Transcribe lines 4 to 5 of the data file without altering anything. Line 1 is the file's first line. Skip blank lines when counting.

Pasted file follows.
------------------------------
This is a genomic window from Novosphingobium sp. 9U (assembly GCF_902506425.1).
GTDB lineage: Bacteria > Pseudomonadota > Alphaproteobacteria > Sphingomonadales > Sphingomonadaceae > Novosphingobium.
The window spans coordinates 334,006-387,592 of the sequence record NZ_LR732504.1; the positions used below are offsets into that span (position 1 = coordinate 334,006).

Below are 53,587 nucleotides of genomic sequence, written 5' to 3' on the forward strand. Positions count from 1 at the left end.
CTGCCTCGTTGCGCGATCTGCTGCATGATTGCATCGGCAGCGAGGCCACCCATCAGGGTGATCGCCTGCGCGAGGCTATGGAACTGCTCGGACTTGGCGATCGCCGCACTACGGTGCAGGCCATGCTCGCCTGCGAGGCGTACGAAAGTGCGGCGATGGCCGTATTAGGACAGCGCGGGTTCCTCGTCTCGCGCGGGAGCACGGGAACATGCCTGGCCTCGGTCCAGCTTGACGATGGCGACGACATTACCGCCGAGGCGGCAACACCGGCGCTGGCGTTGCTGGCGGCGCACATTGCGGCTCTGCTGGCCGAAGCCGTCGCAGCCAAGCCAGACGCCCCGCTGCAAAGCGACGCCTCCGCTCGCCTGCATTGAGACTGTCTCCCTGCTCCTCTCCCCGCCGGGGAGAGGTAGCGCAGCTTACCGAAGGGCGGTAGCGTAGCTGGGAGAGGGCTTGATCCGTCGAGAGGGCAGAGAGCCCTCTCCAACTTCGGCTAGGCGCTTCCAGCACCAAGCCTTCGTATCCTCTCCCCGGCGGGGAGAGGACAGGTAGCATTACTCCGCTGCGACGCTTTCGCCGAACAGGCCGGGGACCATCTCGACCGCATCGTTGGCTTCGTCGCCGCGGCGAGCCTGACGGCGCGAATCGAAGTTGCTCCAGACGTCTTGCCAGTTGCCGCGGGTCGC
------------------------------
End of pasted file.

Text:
Below are 53,587 nucleotides of genomic sequence, written 5' to 3' on the forward strand. Positions count from 1 at the left end.
CTGCCTCGTTGCGCGATCTGCTGCATGATTGCATCGGCAGCGAGGCCACCCATCAGGGTGATCGCCTGCGCGAGGCTATGGAACTGCTCGGACTTGGCGATCGCCGCACTACGGTGCAGGCCATGCTCGCCTGCGAGGCGTACGAAAGTGCGGCGATGGCCGTATTAGGACAGCGCGGGTTCCTCGTCTCGCGCGGGAGCACGGGAACATGCCTGGCCTCGGTCCAGCTTGACGATGGCGACGACATTACCGCCGAGGCGGCAACACCGGCGCTGGCGTTGCTGGCGGCGCACATTGCGGCTCTGCTGGCCGAAGCCGTCGCAGCCAAGCCAGACGCCCCGCTGCAAAGCGACGCCTCCGCTCGCCTGCATTGAGACTGTCTCCCTGCTCCTCTCCCCGCCGGGGAGAGGTAGCGCAGCTTACCGAAGGGCGGTAGCGTAGCTGGGAGAGGGCTTGATCCGTCGAGAGGGCAGAGAGCCCTCTCCAACTTCGGCTAGGCGCTTCCAGCACCAAGCCTTCGTATCCTCTCCCCGGCGGGGAGAGGACAGGTAGCATTACTCCGCTGCGACGCTTTCGCCGAACAGGCCGGGGACCATCTCGACCGCATCGTTGGCTTCGTCGCCGCGGCGAGCCTGACGGCGCGAATCGAAGTTGCTCCAGACGTCTTGCCAGTTGCCGCGGGTCGC